From the mid-17th century to the mid-19th century, France organized at least 4,220 slave trade expeditions, a large proportion of them by ship owners in Nantes.
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Other French ports participated in this trade, although to a lesser degree: Rochefort, Bayonne, Vannes, Brest, Morlaix, Dieppe, Cherbourg, Saint-Brieuc, Sète, Marans…
Nantes’ position in the slave trade is paradoxical.
The first slave trade expedition from Nantes in the 17th century was about 150 years behind Portugal. When Nantes withdrew from the trade in 1830, this was much earlier than other ports such as Le Havre (1847). Slavery continued in Cuba until 1886 and in Brazil until 1888.
For this reason, Nantes does not owe its position to the duration of its slave-trade activities but to their intensity: The port of Nantes was responsible for 43% of the French slave trade (in other words, for 5 to 6% of the European Atlantic trade).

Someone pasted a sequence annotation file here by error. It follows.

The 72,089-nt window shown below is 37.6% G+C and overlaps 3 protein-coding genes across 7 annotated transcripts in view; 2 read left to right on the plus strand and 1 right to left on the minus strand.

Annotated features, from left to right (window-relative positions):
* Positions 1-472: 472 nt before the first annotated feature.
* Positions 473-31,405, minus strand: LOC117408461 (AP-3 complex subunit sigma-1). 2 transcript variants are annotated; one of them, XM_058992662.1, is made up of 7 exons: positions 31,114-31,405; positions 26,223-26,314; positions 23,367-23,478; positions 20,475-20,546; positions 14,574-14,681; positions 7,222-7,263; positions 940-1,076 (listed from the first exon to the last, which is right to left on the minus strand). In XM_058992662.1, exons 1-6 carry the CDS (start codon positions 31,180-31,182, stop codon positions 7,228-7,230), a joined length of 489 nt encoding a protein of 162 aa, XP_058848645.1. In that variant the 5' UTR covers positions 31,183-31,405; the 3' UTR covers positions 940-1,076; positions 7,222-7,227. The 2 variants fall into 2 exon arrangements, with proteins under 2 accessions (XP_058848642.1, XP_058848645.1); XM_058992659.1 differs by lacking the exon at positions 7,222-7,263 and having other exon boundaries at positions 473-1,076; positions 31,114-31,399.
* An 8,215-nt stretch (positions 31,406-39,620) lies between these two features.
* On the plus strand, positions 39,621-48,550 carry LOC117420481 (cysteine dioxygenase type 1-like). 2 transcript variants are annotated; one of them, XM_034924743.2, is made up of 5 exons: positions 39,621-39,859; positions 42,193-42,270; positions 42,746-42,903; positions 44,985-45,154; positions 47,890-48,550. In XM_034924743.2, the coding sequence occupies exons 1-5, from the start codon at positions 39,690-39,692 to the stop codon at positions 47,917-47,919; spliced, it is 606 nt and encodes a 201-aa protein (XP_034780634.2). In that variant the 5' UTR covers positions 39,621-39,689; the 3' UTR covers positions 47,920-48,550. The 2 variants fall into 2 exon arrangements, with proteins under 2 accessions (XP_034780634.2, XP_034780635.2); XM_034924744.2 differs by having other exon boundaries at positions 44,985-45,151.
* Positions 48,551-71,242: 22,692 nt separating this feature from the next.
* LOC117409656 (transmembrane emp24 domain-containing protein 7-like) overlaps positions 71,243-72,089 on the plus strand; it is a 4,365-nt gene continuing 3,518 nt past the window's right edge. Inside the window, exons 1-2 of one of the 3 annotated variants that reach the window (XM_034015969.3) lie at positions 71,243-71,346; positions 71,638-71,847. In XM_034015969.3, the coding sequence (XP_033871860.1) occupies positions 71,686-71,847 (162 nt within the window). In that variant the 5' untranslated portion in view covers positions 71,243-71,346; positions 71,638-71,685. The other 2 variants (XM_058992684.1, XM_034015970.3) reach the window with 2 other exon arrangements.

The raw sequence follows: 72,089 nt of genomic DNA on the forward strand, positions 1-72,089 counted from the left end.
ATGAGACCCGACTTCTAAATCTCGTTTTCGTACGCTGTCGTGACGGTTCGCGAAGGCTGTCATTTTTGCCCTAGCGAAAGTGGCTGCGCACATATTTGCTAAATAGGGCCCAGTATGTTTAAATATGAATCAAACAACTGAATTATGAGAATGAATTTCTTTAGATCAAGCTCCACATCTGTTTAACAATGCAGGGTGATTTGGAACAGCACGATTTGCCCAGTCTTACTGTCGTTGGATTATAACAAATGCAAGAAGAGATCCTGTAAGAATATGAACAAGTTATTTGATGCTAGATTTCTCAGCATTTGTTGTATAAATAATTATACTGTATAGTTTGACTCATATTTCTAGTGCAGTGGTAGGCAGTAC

During the 18th century, 10-33% of the income acquired from long-haul merchant shipping in Nantes was derived from slave ships, while another portion involved the plantation slave economy.
As the historian Eric Saugera has observed : « More than any other place, Nantes adopted the main argument in favor of the slave trade: the colonies are essential for national wealth, Africans are essential for their growth, and slavery is essential for their preservation. »1
In just over a century, ships transported over 550,000 African captives from Nantes to the colonies.
1. Nantes in the French slave trade, in the 18th and 19th centuries, exhibition catalog “The Shackles of Memory,” Nantes, 1992.